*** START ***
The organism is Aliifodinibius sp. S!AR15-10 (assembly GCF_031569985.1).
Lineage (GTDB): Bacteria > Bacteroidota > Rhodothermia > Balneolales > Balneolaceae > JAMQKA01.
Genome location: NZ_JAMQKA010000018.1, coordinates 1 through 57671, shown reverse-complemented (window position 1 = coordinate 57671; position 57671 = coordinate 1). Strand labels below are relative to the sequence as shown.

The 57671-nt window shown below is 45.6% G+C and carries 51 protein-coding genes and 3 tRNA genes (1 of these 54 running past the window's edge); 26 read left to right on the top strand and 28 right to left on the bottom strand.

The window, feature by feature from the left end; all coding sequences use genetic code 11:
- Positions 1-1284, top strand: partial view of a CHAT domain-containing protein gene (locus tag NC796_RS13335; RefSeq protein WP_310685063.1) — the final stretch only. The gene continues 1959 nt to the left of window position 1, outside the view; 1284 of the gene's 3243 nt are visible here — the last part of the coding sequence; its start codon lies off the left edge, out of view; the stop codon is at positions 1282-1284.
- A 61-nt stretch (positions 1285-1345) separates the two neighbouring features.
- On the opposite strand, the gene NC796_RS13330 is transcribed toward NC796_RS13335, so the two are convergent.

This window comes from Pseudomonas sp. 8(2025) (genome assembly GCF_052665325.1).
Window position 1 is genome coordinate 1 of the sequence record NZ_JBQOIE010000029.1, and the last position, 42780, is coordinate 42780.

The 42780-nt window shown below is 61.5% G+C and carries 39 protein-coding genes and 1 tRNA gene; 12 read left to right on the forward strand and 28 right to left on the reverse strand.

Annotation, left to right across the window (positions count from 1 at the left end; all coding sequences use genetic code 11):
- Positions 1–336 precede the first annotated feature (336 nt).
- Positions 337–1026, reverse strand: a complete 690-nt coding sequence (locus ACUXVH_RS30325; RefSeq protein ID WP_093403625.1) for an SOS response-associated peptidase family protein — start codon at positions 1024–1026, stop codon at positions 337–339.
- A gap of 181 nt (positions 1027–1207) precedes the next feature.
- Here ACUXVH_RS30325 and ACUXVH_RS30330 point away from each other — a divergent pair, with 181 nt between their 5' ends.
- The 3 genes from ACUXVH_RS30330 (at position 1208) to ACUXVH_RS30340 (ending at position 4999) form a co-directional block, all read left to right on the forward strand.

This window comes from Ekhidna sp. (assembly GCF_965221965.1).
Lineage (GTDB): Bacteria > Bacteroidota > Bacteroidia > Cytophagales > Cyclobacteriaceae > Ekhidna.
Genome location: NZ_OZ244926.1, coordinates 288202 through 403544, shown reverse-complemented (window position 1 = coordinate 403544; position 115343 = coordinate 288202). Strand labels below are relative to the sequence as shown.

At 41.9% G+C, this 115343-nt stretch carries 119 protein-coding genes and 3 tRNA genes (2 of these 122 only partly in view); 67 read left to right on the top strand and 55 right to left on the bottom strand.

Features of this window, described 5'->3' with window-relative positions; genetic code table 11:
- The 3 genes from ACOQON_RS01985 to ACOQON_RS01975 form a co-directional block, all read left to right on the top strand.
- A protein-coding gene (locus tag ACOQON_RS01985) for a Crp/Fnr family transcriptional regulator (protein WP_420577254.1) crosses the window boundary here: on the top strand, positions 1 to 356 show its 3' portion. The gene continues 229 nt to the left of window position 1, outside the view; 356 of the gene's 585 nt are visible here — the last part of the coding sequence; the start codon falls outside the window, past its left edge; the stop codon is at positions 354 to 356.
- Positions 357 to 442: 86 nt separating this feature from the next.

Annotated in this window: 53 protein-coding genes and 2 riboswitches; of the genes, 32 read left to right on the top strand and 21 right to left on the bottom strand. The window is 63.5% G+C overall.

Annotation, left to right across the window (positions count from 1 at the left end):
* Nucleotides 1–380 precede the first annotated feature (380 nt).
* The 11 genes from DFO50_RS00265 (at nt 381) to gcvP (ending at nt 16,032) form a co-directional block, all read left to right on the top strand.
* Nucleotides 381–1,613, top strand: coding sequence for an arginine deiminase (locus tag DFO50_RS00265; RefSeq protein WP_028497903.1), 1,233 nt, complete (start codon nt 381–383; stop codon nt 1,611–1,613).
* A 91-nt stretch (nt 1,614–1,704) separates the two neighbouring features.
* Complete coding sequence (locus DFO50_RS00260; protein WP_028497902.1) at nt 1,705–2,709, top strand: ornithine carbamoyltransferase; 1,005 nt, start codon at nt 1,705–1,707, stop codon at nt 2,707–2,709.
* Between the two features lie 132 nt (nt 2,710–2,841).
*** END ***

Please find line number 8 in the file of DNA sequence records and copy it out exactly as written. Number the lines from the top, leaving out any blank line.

- On the opposite strand, the gene NC796_RS13330 is transcribed toward NC796_RS13335, so the two are convergent.